Apparently, Only One In A Million Notes Is Counterfeit In Malaysia, But Here's How You Can Detect It

Don't be fooled.

  • Thursday, 5 December 2019
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Apparently, Only One In A Million Notes Is Counterfeit In Malaysia, But Here's How You Can Detect It

Have you ever thought of printing your own money when things get rough, but you don't actually do it because you don't even know where to start? 

Well, looks like not many do. At least when it comes to the Malaysian Ringgit. 

According to a report by Malay Mail, only one in one million notes in Malaysia are counterfeit. 

This is a lot lower than countries like United Kingdom, at 128 notes per million, the Euro at three in a million and Australia at 17 pieces per million, deputy finance minister Datuk Amiruddin Hamzah reportedly said at the parliament. 

He made the statement to illustrate that the counterfeit money issue in the country is still under control. 

Considering that there's a lot more than just a few million notes are out there at one time, it's still a good idea to know how to identify counterfeit money. 

How to check if your banknote is fake

According to Bank Negara Malaysia, there are a few things you can keep a look out for when checking for fake money. 

The first thing is the feel of the paper. Genuine notes are printed on very high quality paper, so if it looks and feels like your slightly more expensive A4 paper, it's likely a fake.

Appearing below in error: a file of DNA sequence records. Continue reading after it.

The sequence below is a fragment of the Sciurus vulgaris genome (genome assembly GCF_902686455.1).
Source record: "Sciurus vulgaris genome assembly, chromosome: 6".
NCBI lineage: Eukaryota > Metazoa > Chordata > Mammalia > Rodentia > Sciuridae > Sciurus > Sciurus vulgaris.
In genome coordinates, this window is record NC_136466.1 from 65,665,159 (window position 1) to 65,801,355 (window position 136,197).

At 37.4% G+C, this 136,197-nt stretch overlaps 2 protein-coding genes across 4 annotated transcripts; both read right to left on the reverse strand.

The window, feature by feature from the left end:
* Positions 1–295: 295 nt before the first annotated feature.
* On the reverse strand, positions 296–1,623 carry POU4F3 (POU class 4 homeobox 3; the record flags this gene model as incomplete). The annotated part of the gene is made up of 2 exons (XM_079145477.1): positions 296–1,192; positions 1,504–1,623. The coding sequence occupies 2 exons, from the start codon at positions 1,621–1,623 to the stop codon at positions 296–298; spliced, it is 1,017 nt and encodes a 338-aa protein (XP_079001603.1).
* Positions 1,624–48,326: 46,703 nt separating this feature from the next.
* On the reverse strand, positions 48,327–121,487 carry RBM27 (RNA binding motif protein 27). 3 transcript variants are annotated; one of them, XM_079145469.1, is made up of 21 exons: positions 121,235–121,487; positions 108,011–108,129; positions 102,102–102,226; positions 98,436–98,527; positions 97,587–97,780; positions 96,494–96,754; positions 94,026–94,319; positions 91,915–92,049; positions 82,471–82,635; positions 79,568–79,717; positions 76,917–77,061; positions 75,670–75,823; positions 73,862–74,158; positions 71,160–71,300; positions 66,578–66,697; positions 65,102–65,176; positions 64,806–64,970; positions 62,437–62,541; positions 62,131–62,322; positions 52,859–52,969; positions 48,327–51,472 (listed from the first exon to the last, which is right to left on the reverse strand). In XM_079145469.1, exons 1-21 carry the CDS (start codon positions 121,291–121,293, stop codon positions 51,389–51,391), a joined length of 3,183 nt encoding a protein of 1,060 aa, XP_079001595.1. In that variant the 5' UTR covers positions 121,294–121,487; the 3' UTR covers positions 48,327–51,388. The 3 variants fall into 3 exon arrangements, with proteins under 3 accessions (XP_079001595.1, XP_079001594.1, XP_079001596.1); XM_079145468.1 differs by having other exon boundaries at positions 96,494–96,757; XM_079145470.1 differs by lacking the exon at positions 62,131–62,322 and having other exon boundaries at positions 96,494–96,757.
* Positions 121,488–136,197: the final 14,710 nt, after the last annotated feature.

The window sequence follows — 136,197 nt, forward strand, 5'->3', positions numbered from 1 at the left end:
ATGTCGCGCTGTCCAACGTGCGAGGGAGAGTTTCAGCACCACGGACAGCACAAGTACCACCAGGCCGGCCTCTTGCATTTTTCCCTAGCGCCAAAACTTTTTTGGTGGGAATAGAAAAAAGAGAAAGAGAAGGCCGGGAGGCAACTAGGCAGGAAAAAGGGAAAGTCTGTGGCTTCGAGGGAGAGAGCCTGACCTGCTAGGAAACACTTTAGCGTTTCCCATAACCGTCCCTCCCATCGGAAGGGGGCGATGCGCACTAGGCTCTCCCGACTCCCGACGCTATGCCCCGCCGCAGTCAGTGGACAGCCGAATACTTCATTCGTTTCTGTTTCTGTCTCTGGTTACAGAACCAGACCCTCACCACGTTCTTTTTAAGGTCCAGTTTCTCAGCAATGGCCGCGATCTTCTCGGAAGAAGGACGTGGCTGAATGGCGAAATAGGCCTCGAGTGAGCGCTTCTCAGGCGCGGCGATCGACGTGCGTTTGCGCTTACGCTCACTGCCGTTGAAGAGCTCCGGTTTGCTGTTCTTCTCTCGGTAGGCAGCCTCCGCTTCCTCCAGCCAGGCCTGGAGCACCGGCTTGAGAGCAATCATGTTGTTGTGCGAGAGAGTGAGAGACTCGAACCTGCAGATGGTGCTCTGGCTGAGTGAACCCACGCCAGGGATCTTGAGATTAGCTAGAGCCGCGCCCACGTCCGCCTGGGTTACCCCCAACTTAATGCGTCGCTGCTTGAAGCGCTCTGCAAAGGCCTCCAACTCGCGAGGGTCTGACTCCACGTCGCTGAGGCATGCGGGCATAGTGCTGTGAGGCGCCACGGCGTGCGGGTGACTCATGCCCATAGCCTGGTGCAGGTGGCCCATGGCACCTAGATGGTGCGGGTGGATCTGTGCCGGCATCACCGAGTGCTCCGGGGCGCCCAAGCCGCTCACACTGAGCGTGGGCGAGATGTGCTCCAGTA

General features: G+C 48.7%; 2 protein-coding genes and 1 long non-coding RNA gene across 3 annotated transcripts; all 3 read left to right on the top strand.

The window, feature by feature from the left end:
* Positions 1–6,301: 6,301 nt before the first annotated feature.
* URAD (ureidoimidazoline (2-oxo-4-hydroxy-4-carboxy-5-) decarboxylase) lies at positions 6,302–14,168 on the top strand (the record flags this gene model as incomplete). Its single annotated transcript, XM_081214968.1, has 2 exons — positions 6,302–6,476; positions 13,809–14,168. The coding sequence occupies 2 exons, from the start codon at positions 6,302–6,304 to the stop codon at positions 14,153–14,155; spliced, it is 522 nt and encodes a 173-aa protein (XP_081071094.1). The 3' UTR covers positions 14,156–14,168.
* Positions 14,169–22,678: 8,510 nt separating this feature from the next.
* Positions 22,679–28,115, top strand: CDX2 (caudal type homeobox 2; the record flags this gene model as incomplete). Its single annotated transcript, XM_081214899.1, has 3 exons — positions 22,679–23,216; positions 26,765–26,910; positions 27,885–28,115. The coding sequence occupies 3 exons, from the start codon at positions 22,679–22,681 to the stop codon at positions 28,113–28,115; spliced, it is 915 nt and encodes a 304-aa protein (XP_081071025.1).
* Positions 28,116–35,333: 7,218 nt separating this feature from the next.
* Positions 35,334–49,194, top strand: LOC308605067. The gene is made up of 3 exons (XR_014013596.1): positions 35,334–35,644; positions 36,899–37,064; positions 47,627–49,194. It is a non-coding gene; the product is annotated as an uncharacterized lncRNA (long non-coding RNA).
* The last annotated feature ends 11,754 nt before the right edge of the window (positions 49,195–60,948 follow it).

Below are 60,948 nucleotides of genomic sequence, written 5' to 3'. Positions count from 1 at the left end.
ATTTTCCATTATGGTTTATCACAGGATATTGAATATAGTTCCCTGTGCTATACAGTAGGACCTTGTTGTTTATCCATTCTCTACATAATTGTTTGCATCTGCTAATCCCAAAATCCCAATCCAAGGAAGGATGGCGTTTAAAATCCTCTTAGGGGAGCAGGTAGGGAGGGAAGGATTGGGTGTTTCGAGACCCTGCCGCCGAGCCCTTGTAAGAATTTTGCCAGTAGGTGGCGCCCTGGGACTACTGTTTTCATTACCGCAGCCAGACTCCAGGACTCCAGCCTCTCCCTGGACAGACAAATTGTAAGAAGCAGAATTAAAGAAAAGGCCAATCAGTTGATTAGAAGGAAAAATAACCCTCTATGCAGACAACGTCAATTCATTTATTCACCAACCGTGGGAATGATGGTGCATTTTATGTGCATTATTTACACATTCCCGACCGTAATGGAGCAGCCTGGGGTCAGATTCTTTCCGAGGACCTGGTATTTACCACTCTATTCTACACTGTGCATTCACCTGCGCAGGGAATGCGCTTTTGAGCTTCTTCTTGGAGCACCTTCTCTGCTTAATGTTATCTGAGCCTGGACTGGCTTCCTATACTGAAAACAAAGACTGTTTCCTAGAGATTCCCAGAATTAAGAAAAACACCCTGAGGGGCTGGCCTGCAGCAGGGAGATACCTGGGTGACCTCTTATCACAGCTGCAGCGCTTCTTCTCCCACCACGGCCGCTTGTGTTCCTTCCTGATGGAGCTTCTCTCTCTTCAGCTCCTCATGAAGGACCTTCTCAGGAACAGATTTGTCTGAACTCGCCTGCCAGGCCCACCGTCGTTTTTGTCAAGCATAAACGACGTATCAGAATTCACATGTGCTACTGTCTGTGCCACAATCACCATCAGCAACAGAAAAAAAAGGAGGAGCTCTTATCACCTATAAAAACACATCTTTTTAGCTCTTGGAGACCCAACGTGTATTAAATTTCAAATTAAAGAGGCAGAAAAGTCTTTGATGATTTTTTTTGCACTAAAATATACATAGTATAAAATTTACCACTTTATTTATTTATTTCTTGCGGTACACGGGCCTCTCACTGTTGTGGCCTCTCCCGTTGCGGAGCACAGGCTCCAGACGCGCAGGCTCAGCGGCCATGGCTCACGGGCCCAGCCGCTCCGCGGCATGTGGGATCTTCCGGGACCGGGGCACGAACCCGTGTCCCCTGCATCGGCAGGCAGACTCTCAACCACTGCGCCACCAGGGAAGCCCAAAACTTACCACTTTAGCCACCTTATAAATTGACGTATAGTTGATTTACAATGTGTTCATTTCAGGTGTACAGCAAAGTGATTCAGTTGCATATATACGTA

The printing on the notes are also a little bit raised, so even if you close your eyes and feel it, it's likely that you can identify the raised prints even if you can't tell what they are. 

Look under the light. A genuine note will have watermark portrait, security thread and perfect see through features. 

t's probably too expensive to create these watermarks making printing fake money a not so good idea
"A watermark portrait of Yang DiPertuan Agong has three dimensional effect and appears soft and shady without sharp outlines portrait. At the base of watermark a denomination number is clearly visible," BNM said on their website.

The security thread will always look a bit sunken, like it's embedded into the note. The hibiscus on both sides of the note will also be aligned. 

If you are high-tech enough to have UV lights around, place the note under the light and you will see extra features that'll become visible. 

In the unlikely event you receive a fake note, take note of who gave it to you, try not to touch it too much by putting it in an envelope, and make a police report. 

Distributing fake money is an offense even if you are not involved in printing them, so try not to pass it on to others in the hope of getting yourself rid of the fake money. 

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